Thursday, September 18, 2008

"New." Translation: Young and Spoiled.

Much media coverage is being given to Chicago's New Republicans, TV news clips on their trendy-bar fundraisers; radio bits at swank house parties. Tonight's bit talked about the loft where the party was held, the fussball table pushed aside, the surfeit of wine.

These are people in their 20's who rattle off the mantra of small government, low taxes, free market. I would like to ask them the following questions:

Where did you go to college?
Who paid the bill?
Where did your credit-card and cell phone bills go while you were at college? Where do they go now?
How did you come up with the down payment on your tony West Loop loft condo?
Do you have a car? Who bought it? Who pays for the insurance?

It always amazes me how people who've had handouts their whole lives love to preach personal responsibility.

2 comments:

SP said...

Of course you are assuming all of that.

JC said...

My point is that the kind of person being profiled is a young, college-educated person living a fairly comfortable lifestyle very soon after graduation. In the US, if you go to a private college (or even a public one), it still costs a certain amount of money. There are few people of college age who are able, through their own resources (and by their own I mean resources that were not inherited or given them by family), to pay their college tuition. People who go to college tend to pay for it in one or a combination of ways: a full scholarship, government loans, parental assistance, all of this possibly supplemental by work/study and jobs worked while at school.

Since most students can't completely pay their tuition and incidentals (books, fees, etc.) by working while in school, that means they had to have had some sort of help. Help in the form of their parents or student loans. In the case of a full scholarship, one could argue that their hard work got them into school, but the full scholarship still relies on the largesse of the school in granting it. So again, someone had to give them a break.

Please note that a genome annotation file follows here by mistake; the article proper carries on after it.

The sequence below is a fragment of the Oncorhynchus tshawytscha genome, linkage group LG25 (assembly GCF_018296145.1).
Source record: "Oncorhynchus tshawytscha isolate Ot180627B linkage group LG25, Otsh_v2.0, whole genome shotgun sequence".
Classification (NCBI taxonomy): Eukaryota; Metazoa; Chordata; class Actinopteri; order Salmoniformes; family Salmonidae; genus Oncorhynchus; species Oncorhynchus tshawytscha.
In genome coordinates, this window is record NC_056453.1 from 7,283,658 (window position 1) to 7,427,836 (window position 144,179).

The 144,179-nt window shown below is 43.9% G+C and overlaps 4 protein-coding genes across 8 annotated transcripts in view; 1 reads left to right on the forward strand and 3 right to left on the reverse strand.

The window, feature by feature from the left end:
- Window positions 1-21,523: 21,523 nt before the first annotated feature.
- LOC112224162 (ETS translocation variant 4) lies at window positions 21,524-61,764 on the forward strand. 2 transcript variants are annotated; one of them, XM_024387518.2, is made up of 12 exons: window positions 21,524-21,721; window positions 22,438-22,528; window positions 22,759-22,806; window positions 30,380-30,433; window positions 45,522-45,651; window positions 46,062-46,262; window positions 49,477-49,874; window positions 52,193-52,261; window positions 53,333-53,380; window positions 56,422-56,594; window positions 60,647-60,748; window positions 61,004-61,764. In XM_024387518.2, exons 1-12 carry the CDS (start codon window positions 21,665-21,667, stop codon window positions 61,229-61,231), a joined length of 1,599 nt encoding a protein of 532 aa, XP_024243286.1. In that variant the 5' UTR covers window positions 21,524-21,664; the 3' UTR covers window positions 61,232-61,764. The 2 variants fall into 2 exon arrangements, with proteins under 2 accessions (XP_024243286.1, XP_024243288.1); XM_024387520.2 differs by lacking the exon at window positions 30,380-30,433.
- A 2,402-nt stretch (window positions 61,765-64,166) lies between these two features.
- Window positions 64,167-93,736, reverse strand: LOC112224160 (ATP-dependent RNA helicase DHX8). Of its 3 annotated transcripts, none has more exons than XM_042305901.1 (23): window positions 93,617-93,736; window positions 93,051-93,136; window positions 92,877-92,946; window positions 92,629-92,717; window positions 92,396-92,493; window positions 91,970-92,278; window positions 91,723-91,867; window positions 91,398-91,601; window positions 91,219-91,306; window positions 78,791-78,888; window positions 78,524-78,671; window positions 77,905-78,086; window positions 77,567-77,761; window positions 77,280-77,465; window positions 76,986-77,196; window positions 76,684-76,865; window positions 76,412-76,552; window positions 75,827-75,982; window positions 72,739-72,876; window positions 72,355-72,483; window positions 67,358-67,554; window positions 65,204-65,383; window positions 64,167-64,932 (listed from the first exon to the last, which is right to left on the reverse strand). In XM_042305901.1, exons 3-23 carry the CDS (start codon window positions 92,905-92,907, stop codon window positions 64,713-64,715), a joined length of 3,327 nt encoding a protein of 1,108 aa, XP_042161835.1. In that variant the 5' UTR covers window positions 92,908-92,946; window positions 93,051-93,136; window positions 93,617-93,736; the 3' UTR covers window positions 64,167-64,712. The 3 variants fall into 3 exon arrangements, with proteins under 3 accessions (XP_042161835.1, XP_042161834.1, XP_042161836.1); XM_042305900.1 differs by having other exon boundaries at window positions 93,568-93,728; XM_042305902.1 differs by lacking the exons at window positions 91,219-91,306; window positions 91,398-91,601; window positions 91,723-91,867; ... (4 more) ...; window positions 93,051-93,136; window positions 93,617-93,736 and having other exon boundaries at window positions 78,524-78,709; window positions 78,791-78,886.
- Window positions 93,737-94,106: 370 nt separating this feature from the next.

Graduates who enjoy the lifestyle generally portrayed in these pieces, if these lifestyles are funded by stellar jobs, got those stellar jobs by going to a "good" school, a school that top firms would recruit from. There's no way they could have paid the tuition at one of these schools themselves, so we're back to parental assistance and/or student loans.

The entire point being that there comes a time in everyone's life, often several times, where they need help in order to achieve a goal. If I had gone to a more expensive college than I did, I could not have paid the bills. If I had gone to a more expensive college, it could be argued that more doors would have been open to me, doors that would have allowed me to live a life in my 20s that at 45 I still can't afford.

I'm not bitter about this, let me be clear; I like my life just fine. My point is that whether the help comes from parents or the government, we all need it at least once in our life, and if your parents, rather than the government, were able to help you out, that doesn't make you more self-sufficient or "responsible" than someone who took out a bunch of government loans, or who got an income-based scholarship.

And if these people do have great jobs that came from going to schools they could not have possibly paid for themselves, that means that everything else - car, TV, clothes, derives from that assistance. And you, my SP, went to a tony enough college to know exactly what I'm talking about.